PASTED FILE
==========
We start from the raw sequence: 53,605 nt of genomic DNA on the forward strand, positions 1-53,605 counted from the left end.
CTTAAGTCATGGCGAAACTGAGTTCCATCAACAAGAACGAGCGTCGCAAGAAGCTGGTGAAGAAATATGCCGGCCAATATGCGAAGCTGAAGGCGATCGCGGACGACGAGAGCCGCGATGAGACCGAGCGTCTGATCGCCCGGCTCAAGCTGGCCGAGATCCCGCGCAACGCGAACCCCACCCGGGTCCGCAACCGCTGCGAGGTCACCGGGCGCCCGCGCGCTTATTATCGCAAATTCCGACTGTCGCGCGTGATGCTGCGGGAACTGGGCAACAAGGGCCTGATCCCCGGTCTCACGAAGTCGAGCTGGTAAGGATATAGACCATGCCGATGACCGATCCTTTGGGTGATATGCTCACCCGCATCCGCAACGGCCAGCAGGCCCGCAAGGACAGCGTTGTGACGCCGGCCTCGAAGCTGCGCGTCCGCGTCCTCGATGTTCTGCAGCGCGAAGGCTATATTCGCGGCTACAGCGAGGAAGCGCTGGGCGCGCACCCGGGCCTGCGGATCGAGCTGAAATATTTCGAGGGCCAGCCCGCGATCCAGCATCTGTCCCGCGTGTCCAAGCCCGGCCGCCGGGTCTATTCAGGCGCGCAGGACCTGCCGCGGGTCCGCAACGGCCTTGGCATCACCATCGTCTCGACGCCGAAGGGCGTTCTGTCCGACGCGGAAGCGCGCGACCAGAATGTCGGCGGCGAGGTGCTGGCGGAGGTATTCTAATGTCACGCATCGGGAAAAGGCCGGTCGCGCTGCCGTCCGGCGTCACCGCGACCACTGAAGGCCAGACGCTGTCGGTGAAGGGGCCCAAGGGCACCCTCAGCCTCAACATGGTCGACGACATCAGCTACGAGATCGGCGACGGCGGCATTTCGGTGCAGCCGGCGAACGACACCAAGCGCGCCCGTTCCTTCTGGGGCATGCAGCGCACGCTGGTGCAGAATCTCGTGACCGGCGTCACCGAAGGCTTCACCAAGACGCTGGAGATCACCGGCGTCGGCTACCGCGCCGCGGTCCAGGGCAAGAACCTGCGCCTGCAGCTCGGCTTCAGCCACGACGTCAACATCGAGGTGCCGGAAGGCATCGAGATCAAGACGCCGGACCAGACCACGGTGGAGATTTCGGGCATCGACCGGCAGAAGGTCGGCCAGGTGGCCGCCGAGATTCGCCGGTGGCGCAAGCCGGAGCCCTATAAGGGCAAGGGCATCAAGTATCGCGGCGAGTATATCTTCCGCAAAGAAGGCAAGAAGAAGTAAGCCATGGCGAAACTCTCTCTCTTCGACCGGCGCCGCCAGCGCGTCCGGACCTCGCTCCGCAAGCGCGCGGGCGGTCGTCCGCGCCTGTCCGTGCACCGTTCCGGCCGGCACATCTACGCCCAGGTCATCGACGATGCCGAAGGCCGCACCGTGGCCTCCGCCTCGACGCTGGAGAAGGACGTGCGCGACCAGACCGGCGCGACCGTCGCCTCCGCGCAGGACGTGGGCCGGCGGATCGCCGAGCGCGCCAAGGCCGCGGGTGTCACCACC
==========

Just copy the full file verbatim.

We start from the raw sequence: 53,605 nt of genomic DNA on the forward strand, positions 1-53,605 counted from the left end.
CTTAAGTCATGGCGAAACTGAGTTCCATCAACAAGAACGAGCGTCGCAAGAAGCTGGTGAAGAAATATGCCGGCCAATATGCGAAGCTGAAGGCGATCGCGGACGACGAGAGCCGCGATGAGACCGAGCGTCTGATCGCCCGGCTCAAGCTGGCCGAGATCCCGCGCAACGCGAACCCCACCCGGGTCCGCAACCGCTGCGAGGTCACCGGGCGCCCGCGCGCTTATTATCGCAAATTCCGACTGTCGCGCGTGATGCTGCGGGAACTGGGCAACAAGGGCCTGATCCCCGGTCTCACGAAGTCGAGCTGGTAAGGATATAGACCATGCCGATGACCGATCCTTTGGGTGATATGCTCACCCGCATCCGCAACGGCCAGCAGGCCCGCAAGGACAGCGTTGTGACGCCGGCCTCGAAGCTGCGCGTCCGCGTCCTCGATGTTCTGCAGCGCGAAGGCTATATTCGCGGCTACAGCGAGGAAGCGCTGGGCGCGCACCCGGGCCTGCGGATCGAGCTGAAATATTTCGAGGGCCAGCCCGCGATCCAGCATCTGTCCCGCGTGTCCAAGCCCGGCCGCCGGGTCTATTCAGGCGCGCAGGACCTGCCGCGGGTCCGCAACGGCCTTGGCATCACCATCGTCTCGACGCCGAAGGGCGTTCTGTCCGACGCGGAAGCGCGCGACCAGAATGTCGGCGGCGAGGTGCTGGCGGAGGTATTCTAATGTCACGCATCGGGAAAAGGCCGGTCGCGCTGCCGTCCGGCGTCACCGCGACCACTGAAGGCCAGACGCTGTCGGTGAAGGGGCCCAAGGGCACCCTCAGCCTCAACATGGTCGACGACATCAGCTACGAGATCGGCGACGGCGGCATTTCGGTGCAGCCGGCGAACGACACCAAGCGCGCCCGTTCCTTCTGGGGCATGCAGCGCACGCTGGTGCAGAATCTCGTGACCGGCGTCACCGAAGGCTTCACCAAGACGCTGGAGATCACCGGCGTCGGCTACCGCGCCGCGGTCCAGGGCAAGAACCTGCGCCTGCAGCTCGGCTTCAGCCACGACGTCAACATCGAGGTGCCGGAAGGCATCGAGATCAAGACGCCGGACCAGACCACGGTGGAGATTTCGGGCATCGACCGGCAGAAGGTCGGCCAGGTGGCCGCCGAGATTCGCCGGTGGCGCAAGCCGGAGCCCTATAAGGGCAAGGGCATCAAGTATCGCGGCGAGTATATCTTCCGCAAAGAAGGCAAGAAGAAGTAAGCCATGGCGAAACTCTCTCTCTTCGACCGGCGCCGCCAGCGCGTCCGGACCTCGCTCCGCAAGCGCGCGGGCGGTCGTCCGCGCCTGTCCGTGCACCGTTCCGGCCGGCACATCTACGCCCAGGTCATCGACGATGCCGAAGGCCGCACCGTGGCCTCCGCCTCGACGCTGGAGAAGGACGTGCGCGACCAGACCGGCGCGACCGTCGCCTCCGCGCAGGACGTGGGCCGGCGGATCGCCGAGCGCGCCAAGGCCGCGGGTGTCACCACC